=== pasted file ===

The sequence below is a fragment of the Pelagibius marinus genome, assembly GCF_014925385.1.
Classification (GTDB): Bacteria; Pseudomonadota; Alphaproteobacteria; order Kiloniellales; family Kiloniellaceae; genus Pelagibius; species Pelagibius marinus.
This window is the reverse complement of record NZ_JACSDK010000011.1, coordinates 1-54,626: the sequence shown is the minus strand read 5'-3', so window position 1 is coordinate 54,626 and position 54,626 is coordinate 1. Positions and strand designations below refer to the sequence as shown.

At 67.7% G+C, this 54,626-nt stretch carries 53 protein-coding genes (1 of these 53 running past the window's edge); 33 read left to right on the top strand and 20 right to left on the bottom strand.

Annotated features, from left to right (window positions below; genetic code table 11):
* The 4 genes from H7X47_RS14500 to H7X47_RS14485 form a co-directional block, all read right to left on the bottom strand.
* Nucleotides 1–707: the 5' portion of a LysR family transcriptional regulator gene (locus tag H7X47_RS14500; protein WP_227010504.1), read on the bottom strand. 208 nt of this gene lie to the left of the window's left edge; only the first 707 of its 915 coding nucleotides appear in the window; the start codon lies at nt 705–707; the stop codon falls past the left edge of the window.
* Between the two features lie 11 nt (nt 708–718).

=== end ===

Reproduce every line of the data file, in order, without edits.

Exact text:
The sequence below is a fragment of the Pelagibius marinus genome, assembly GCF_014925385.1.
Classification (GTDB): Bacteria; Pseudomonadota; Alphaproteobacteria; order Kiloniellales; family Kiloniellaceae; genus Pelagibius; species Pelagibius marinus.
This window is the reverse complement of record NZ_JACSDK010000011.1, coordinates 1-54,626: the sequence shown is the minus strand read 5'-3', so window position 1 is coordinate 54,626 and position 54,626 is coordinate 1. Positions and strand designations below refer to the sequence as shown.

At 67.7% G+C, this 54,626-nt stretch carries 53 protein-coding genes (1 of these 53 running past the window's edge); 33 read left to right on the top strand and 20 right to left on the bottom strand.

Annotated features, from left to right (window positions below; genetic code table 11):
* The 4 genes from H7X47_RS14500 to H7X47_RS14485 form a co-directional block, all read right to left on the bottom strand.
* Nucleotides 1–707: the 5' portion of a LysR family transcriptional regulator gene (locus tag H7X47_RS14500; protein WP_227010504.1), read on the bottom strand. 208 nt of this gene lie to the left of the window's left edge; only the first 707 of its 915 coding nucleotides appear in the window; the start codon lies at nt 705–707; the stop codon falls past the left edge of the window.
* Between the two features lie 11 nt (nt 708–718).